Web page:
Taiwan's ‘epidemic diplomacy' may invite reprisals from Beijing

Turning a corner in recent days in the fight against Covid-19, China may now take stock of those who have been nasty or nice during the crisis. Taiwan may have won international praise and recognition for its efforts against the Covid-19 epidemic, but incurred Beijing’s ire in the process. Zaobao correspondent Ng Soon Kiat finds out more about how mainland China might respond, and how things might turn difficult for Tsai Ing-wen’s second term in government.
The headquarter of the World Intellectual Property Organisation (WIPO) is pictured in Geneva, Switzerland on 3 March 2020. (Denis Balibouse/Reuters)

China and the US battle for influence at the UN

Singaporean candidate Daren Tang, chief executive of the Intellectual Property Office of Singapore, won the nomination for the post of the new director general of the World Intellectual Property Organisation (WIPO) on 4 March, pipping the Chinese deputy director general to the post. Chinese professor Zhu Ying analyses the push back from the US amid China’s rising influence in various UN bodies.
Pedestrians wear protective masks while walking in New York, 7 March 2020. The availability of testing in the US lags far behind the needs of public health workers on the front lines. (Jeenah Moon/Bloomberg)

China and the US spar over origin of Covid-19

With the Covid-19 epidemic worsening in the US and spreading all over the world, the US has criticised China for covering up the initial outbreak. Chinese Foreign Ministry spokesperson Zhao Lijian also tweeted recently that Covid-19 could have been brought to Wuhan by US troops. Zaobao correspondent Edwin Ong examines the possible considerations behind comments on both sides.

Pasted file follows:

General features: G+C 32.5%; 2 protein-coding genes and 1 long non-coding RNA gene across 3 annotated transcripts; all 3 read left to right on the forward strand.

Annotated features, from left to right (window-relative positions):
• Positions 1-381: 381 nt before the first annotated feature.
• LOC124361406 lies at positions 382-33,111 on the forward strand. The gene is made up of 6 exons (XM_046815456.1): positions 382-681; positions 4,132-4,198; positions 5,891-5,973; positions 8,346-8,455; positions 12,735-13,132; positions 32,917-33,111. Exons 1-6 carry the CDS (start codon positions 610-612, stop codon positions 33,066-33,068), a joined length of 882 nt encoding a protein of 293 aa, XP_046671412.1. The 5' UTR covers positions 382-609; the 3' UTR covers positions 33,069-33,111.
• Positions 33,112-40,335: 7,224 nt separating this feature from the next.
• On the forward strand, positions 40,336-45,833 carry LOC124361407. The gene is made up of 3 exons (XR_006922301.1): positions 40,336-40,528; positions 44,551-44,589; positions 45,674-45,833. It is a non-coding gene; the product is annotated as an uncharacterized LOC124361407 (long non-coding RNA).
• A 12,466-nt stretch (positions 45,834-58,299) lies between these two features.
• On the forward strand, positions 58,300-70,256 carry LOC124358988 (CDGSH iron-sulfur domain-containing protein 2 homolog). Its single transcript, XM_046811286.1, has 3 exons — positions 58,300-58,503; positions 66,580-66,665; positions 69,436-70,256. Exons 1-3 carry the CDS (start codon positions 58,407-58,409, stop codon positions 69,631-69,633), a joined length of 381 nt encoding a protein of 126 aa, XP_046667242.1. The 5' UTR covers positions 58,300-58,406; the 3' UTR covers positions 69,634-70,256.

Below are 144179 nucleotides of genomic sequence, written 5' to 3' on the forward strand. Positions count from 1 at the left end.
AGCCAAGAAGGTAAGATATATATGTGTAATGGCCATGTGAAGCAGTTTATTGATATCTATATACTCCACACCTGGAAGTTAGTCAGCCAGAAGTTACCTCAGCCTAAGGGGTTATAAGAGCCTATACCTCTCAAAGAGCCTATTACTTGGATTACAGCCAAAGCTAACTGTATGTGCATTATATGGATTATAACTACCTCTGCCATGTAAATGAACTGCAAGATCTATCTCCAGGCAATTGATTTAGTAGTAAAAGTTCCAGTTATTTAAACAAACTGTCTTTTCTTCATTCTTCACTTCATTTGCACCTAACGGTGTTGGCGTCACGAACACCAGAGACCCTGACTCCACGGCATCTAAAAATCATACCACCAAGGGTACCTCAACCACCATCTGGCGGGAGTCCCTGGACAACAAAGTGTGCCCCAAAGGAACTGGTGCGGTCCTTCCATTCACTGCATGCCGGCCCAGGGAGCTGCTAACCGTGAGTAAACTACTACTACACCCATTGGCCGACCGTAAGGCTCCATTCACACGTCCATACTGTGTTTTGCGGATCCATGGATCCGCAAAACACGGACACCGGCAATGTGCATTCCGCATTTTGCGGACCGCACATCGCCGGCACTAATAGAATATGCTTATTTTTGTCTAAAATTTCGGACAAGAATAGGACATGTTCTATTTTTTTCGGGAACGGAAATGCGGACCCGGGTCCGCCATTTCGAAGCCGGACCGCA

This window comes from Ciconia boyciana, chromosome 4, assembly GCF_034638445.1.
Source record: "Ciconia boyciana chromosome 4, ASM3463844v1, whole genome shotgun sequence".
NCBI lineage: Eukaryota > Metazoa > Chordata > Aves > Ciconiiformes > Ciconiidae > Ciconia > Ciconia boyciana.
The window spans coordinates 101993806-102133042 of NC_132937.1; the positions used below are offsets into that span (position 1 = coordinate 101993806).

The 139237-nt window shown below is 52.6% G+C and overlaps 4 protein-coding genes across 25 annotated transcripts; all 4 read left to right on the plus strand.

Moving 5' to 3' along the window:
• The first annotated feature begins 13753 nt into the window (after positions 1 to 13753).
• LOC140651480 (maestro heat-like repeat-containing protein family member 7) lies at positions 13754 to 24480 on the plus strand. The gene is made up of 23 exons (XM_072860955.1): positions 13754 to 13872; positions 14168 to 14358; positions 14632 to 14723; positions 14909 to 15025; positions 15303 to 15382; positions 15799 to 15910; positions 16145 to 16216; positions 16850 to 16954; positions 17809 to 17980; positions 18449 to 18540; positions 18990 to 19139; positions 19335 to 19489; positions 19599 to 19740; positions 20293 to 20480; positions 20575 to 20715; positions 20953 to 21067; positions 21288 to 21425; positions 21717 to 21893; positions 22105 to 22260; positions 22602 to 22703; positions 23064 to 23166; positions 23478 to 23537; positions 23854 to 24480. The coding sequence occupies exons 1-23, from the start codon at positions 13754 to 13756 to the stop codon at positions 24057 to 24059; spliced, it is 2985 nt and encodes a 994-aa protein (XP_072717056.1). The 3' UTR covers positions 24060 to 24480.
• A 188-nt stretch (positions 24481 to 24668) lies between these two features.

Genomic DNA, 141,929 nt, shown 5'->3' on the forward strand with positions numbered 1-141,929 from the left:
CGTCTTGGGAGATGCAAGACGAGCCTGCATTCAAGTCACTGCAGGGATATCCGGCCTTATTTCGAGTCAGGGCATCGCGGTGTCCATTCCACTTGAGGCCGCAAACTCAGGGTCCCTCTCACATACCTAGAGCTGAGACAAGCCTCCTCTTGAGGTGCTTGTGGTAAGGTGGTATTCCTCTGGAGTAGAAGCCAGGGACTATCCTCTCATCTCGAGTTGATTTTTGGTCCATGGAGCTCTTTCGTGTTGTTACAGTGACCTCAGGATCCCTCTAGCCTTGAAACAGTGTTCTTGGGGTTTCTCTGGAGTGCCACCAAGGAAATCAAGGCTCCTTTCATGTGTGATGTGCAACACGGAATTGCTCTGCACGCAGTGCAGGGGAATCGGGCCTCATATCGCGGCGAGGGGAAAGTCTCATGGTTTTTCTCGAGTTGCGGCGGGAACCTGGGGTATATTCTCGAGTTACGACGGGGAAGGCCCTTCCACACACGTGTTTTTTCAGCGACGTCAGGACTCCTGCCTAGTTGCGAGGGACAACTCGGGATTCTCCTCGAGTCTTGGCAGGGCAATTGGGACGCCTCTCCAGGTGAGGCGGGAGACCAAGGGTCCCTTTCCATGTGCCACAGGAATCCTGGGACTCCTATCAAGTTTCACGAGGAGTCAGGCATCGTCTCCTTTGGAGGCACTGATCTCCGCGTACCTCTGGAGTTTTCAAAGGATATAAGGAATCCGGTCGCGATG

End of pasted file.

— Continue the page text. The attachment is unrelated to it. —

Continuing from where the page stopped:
Johnny Chiang, newly elected chairman of Taiwan’s main opposition Kuomintang (KMT), speaks after winning the KMT’s chairman elections in Taipei, 7 March 2020. (Handout/CNA/AFP)

Fresh, young, pragmatic chairman of Kuomintang signals new hope for Taiwan?

All eyes are on Johnny Chiang, the 48-year-old who was elected the new chairman of Taiwan's Kuomintang. Chiang won all the elections he stood for in 2012, 2016, and 2020, and was the KMT Legislative Yuan member with the most votes in the 2020 general election. Political scientist Zhu Zhiqun says Chiang is, without a doubt, the most suitable candidate to be KMT chairman right now. But what are the challenges faced by the ailing party under new leadership, and the implications these may have on cross-strait relations?
China and Asia should take note of relations between the US and Europe. (iStock)

Why Asia needs to worry about transatlantic tensions

"If an American president tells Asians that 'we will not help Europe, but are certainly committed to defending Asia', could that be credible?" asks Associate professor Michito Tsuruoka from Keio University. He says that in view of a rising China, transatlantic relations have more impact on strategic imperatives in Asia than one might think.